Sneezewood (Ptaeroxylon obliquum) was favoured for making sturdy fence-posts and even railway sleepers in the Eastern Cape from very early on as this hardwood is well known for its durability. Below is an example of a fence no longer in use, yet the sneezewood fence-post continues to carry out its duty.
There are many such abandoned fences in this part of the world. The following photograph shows a suburban fence made up of a collection of sneezewood fence-posts.
While they might look old and bent at different angles, these posts did their job very well and are still as strong as they were when they were first erected during the 1800s. The holes in them have not been bored by insects, but show where the fencing wires were threaded through them. In sharp contrast is a section of a modern fence, common in these parts where a number of game farms or private game reserves have sprung up.
These tall, multi-stranded fences are high enough to keep most wild animals from roaming – yet a kudu can sail over them with ease should it wish to!
Farming is an obvious way for early inhabitants moving into an area to make a living off the ‘untamed’ land and it was no different in this country. Different people choose their own ways to utilise the land: some we could call free roaming pastoralists, who move their animals according to where the grazing and water is best, whilst laying claim to a property and fencing it in is best for others. This reminds me of the westerns I read while growing up in which there always seemed to be a conflict between the cowboys and the increasing number of sheep farmers – the latter were always associated with fences. This pattern of settlement has probably played itself out in many countries. Our visit to the Ciskei area reveals relics of similar conflicting ideas of landuse.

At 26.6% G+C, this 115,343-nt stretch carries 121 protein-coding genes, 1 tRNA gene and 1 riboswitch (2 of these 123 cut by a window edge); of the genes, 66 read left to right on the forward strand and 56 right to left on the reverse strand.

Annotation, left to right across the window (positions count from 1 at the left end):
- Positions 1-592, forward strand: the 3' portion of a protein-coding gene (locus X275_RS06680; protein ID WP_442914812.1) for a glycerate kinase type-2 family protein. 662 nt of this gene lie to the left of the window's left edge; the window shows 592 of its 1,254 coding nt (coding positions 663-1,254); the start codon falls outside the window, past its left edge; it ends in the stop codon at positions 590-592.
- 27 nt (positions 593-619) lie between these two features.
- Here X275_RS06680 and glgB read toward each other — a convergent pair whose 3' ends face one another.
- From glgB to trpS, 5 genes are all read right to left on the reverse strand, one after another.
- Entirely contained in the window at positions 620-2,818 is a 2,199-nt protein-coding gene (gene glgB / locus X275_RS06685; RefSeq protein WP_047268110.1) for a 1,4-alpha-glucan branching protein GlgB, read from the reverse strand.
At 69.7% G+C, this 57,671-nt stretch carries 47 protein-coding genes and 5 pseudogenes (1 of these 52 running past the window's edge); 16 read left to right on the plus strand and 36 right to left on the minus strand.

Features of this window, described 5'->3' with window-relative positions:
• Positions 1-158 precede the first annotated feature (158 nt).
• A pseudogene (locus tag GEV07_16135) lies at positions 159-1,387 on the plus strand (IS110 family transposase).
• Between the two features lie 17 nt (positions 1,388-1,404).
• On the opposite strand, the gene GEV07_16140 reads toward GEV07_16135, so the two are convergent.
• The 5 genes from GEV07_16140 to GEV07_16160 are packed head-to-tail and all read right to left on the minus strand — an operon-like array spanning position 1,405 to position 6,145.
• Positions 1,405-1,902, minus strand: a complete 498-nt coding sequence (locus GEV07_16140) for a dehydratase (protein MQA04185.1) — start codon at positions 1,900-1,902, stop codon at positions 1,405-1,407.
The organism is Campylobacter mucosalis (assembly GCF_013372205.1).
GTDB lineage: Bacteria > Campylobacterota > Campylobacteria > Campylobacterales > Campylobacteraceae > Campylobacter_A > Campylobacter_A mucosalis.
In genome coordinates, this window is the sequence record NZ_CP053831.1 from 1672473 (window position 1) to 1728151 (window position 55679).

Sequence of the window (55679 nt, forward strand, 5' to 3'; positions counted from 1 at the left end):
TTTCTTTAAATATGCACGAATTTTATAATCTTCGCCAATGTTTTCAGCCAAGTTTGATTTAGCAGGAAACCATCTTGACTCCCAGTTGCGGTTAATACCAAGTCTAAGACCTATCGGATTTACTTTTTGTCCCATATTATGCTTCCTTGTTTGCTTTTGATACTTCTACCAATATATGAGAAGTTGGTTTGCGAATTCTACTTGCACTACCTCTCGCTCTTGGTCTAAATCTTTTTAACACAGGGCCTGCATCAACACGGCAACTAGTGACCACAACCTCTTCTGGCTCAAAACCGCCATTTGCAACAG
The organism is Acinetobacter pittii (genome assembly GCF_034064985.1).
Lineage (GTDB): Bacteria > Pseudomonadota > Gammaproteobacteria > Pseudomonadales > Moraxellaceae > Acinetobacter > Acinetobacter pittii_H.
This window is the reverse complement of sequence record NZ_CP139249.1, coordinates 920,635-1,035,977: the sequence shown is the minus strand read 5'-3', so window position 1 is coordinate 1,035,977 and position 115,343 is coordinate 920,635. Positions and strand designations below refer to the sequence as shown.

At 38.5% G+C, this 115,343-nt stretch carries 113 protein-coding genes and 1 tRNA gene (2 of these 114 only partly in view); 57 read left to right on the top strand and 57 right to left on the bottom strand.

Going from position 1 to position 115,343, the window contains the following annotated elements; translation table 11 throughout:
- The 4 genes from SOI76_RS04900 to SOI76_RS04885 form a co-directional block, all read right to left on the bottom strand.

Early farmers in the Eastern Cape would use Sneezewood (Ptaeroxylon obliquum) to make their fencing posts to demarcate their farms and protect their stock. Ptaeroxylon comes from a Greek word meaning sneeze and wood; obliquum refers to the oblique leaflets of the tree. I have written about these fences before as I am in awe of the fact that so many of these Sneezewood fence posts still remain well after more than a century. These bear testimony to the hardness and durability of the wood, which is also termite-resistant.
When the Ciskei was declared a ‘homeland’ in 1972, private farms were turned into communal grazing areas. Many of the existing fences were removed and the wood used for other purposes. The photograph above shows the relic of one such fence. Near it is another relic of farming that is no longer used in this area: a cattle grid.
As you can see, there are cattle grazing in the open – the low fencing you see in the background is that of the public road – with no restrictions. There is no longer either a fence or a farm gate to keep the cattle within the confines of a designated grazing area. A young tree is pushing its way through the heavy metal grid and the earth on one side has worn away over the past thirty odd years. There may even come a time when people might wonder what this strange contraption is. I wonder what will happen to the tree.